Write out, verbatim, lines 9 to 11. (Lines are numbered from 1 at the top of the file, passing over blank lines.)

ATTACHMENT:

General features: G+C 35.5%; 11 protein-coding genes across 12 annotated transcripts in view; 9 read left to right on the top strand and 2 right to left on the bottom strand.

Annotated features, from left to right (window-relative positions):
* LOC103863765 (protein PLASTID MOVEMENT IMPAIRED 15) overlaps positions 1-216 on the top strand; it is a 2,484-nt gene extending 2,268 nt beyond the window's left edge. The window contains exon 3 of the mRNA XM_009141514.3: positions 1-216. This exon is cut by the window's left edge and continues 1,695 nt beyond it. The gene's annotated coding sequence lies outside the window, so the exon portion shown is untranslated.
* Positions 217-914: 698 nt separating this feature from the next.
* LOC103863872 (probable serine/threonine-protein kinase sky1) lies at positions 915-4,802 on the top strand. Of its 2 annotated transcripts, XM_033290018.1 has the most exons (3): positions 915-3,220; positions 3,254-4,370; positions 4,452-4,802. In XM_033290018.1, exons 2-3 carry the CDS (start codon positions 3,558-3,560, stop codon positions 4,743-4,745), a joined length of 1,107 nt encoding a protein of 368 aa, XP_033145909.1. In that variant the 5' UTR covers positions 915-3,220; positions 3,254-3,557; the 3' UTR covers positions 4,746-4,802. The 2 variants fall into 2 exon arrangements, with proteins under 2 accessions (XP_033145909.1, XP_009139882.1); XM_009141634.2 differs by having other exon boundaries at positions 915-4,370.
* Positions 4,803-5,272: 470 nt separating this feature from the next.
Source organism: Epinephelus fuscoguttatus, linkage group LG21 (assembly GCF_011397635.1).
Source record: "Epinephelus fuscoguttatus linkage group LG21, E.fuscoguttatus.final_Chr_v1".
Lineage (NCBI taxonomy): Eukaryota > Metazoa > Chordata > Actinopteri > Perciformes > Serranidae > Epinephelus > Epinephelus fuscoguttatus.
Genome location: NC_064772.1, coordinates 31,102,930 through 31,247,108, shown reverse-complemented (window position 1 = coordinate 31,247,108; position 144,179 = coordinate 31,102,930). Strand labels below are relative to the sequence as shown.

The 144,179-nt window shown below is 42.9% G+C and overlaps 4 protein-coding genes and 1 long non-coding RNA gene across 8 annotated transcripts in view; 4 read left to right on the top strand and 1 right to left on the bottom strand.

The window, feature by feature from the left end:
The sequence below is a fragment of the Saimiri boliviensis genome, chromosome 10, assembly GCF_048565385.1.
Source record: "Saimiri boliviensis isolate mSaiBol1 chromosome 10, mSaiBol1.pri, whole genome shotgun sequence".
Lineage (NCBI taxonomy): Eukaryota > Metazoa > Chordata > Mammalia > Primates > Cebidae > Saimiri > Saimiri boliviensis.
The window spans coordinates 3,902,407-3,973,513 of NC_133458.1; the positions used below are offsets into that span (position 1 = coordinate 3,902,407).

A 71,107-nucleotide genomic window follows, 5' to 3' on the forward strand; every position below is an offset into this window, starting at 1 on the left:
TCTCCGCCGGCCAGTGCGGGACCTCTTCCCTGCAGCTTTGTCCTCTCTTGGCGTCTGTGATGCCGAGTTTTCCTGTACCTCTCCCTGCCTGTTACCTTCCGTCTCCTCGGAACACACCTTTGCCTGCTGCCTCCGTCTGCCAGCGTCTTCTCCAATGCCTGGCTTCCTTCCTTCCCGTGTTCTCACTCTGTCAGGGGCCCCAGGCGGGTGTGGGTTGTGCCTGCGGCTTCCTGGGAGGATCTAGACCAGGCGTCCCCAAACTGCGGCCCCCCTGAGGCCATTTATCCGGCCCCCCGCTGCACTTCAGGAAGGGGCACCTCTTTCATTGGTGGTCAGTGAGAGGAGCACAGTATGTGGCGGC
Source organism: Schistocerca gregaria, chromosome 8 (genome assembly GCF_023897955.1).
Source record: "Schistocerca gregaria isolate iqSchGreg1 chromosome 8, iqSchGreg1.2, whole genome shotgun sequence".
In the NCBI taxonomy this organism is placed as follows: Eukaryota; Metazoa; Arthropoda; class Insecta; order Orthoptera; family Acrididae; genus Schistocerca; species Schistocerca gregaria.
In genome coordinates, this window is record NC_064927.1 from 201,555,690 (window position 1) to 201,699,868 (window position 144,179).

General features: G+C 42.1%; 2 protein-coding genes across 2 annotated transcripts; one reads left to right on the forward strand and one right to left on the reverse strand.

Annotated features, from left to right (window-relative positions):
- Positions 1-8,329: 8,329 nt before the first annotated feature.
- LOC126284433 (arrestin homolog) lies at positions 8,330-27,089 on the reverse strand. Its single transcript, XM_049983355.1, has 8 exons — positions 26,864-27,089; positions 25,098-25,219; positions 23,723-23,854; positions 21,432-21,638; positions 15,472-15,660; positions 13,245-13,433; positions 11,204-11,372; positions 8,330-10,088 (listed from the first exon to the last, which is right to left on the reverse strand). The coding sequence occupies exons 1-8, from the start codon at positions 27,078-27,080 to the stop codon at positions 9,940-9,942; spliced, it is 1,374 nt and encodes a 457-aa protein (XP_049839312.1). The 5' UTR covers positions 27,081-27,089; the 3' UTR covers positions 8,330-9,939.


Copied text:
Lineage (NCBI taxonomy): Eukaryota > Metazoa > Chordata > Actinopteri > Perciformes > Serranidae > Epinephelus > Epinephelus fuscoguttatus.
Genome location: NC_064772.1, coordinates 31,102,930 through 31,247,108, shown reverse-complemented (window position 1 = coordinate 31,247,108; position 144,179 = coordinate 31,102,930). Strand labels below are relative to the sequence as shown.

The 144,179-nt window shown below is 42.9% G+C and overlaps 4 protein-coding genes and 1 long non-coding RNA gene across 8 annotated transcripts in view; 4 read left to right on the top strand and 1 right to left on the bottom strand.